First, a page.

URLs du Jour


It's (partially) "white fragility" day here at Pun Salad, and today's Getty Image is the top result when you search for those words.

But for something so darn fragile, dandelions have a tenacious grip on some corners of my lawn where nothing else grows.

  • John McWhorter, apparently not yet fired by the Atlantic, looks at Robin DiAnglo's book: The Dehumanizing Condescension of White Fragility.

    DiAngelo has spent a very long time conducting diversity seminars in which whites, exposed to her catechism, regularly tell her—many while crying, yelling, or storming toward the exit—that she’s insulting them and being reductionist. Yet none of this seems to have led her to look inward. Rather, she sees herself as the bearer of an exalted wisdom that these objectors fail to perceive, blinded by their inner racism. DiAngelo is less a coach than a proselytizer.

    When writers who are this sure of their convictions turn out to make a compelling case, it is genuinely exciting. This is sadly not one of those times, even though white guilt and politesse have apparently distracted many readers from the book’s numerous obvious flaws.

    For one, DiAngelo’s book is replete with claims that are either plain wrong or bizarrely disconnected from reality. Exactly who comes away from the saga of Jackie Robinson thinking he was the first Black baseball player good enough to compete with whites? “Imagine if instead the story,” DiAngelo writes, “went something like this: ‘Jackie Robinson, the first black man whites allowed to play major-league baseball.’” But no one need imagine this scenario, as others have pointed out, because it is something every baseball fan already knows. Later in the book, DiAngelo insinuates that, when white women cry upon being called racists, Black people are reminded of white women crying as they lied about being raped by Black men eons ago. But how would she know? Where is the evidence for this presumptuous claim?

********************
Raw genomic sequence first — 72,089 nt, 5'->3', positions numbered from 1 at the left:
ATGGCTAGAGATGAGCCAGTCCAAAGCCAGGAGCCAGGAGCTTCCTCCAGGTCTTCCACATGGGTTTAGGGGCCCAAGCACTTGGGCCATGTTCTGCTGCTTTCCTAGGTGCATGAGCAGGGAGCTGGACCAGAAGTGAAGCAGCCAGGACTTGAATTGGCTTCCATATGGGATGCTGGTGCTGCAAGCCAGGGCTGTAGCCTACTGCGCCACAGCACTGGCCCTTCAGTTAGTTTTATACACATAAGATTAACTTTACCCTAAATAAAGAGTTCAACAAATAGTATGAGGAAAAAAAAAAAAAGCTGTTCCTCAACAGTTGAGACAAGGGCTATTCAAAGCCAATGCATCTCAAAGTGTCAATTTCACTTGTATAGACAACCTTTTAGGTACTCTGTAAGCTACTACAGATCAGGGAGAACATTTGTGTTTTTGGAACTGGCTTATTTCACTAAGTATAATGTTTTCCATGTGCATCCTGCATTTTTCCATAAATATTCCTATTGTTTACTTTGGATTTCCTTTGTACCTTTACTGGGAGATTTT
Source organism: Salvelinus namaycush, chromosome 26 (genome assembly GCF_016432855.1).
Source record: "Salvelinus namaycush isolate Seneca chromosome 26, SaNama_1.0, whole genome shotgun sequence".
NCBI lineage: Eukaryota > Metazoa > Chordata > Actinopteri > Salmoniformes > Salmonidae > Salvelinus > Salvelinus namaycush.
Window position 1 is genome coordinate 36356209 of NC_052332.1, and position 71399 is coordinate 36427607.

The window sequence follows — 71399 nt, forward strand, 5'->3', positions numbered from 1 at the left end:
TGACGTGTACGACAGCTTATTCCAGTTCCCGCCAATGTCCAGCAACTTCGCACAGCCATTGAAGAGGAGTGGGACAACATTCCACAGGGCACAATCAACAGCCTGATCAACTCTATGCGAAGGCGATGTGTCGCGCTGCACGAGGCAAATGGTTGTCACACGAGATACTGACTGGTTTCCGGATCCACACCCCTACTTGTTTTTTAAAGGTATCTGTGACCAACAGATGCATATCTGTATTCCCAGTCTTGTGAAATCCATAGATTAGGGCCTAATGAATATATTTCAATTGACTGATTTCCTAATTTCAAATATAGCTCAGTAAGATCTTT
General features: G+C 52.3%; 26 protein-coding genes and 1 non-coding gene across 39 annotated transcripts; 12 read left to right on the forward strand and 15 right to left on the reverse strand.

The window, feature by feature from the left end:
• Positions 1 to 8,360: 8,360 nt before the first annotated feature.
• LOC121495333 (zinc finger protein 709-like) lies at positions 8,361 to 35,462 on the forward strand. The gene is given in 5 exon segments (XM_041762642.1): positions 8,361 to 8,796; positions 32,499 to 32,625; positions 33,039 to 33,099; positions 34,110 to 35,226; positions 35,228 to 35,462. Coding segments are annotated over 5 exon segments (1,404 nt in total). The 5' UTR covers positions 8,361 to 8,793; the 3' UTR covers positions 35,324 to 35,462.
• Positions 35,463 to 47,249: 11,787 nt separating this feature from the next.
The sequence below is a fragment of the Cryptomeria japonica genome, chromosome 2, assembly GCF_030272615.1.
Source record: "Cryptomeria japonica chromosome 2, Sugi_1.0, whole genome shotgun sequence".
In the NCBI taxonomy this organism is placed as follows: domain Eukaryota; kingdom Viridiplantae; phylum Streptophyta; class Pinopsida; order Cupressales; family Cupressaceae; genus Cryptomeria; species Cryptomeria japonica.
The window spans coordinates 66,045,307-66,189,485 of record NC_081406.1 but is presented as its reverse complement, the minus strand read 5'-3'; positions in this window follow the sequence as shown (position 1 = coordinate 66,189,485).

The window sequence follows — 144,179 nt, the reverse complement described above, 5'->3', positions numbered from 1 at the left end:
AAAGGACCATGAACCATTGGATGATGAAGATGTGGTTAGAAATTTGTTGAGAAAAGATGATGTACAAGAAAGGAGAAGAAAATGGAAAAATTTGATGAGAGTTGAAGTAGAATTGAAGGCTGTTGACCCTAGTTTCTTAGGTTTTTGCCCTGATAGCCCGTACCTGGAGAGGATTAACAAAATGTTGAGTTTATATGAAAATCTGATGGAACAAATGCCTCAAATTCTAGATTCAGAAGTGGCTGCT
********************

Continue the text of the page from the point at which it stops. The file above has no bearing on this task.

White Fragility, let me remind you, is on the official list of "Racial Justice Resources" at the University Near Here. Nobody told them that it, in McWhorter's words, "entails an elaborate and pitilessly dehumanizing condescension toward Black people. "

  • At National Review, Kyle Smith is even more pitiless toward Robin DiAngelo & Anti-Racism Charlatans.

    You, there. Yes, you, white person. Ever attended a wedding at which only white people were present? How about an all-white funeral? Ever watched as a black person mopped the floor? You, I’m afraid, are racist.

    Lists of billionaires? Racist. Lists of top-grossing movies? Racist. Unselected Jeopardy categories? Racist. Today’s successor to the Ludovico technique has been ingeniously engineered by the White Fragility author, and America’s Race Whisperer, Robin DiAngelo. DiAngelo is a white lady who has gotten very, very rich speaking to litigation-averse corporations, campus groups, self-flagellating white progressives, and black allies joining the cause of white guilt, which is apparently like the rain in Blade Runner, a mephitic poison that is forever soaking everyone to the bone.

    I am illiterate enough so that I had to Google "Ludovico technique".

  • And Ann Althouse wonders: What is the science behind the "white fragility" ideology that people are being pressured to internalize and not question?. Ann looks at an NYT Magazine artucke that seems to say: not much. She quotes:

    If the aim is to dismantle white supremacy, to redistribute power and influence... do the messages of today’s antiracism training risk undermining the goal by depicting an overwhelmingly rigged society in which white people control nearly all the outcomes, by inculcating the idea that the traditional skills needed to succeed in school and in the upper levels of the workplace are somehow inherently white, by spreading the notion that teachers shouldn’t expect traditional skills as much from their Black students, by unwittingly teaching white people that Black people require allowances, warrant extraordinary empathy and can’t really shape their own destinies?

    That's a long sentence with a question mark at the end. I know which way I'd bet.

  • But enough fragility! The Free Beacon looks at a different book: University's Anti-Bigotry Reading List Includes Book That Equates Conservatism With Racism.

    George Washington University is urging students to read Conservatism and Racism, and Why in America They Are the Same in an effort to educate them about the dangers of stereotypes and discrimination.

    The "Solidarity Resource Syllabus" released by the Washington, D.C.-based school's Office of Diversity provides students with a reading list that focuses on racism in the United States. Among the 126 books that the university says "actively and effectively … [combat] injustice" is San Francisco State University professor Robert Smith's 2010 book that equates conservative beliefs with bigotry. That label applies to all who subscribe to right-leaning beliefs, including people of color.

    Amazon link to the Kindle version ($18.33). Or a mere $33.95 for the paperback, $95 for hardcolver. In any case, a small price to pay to have some guy tell me I'm a racist, right?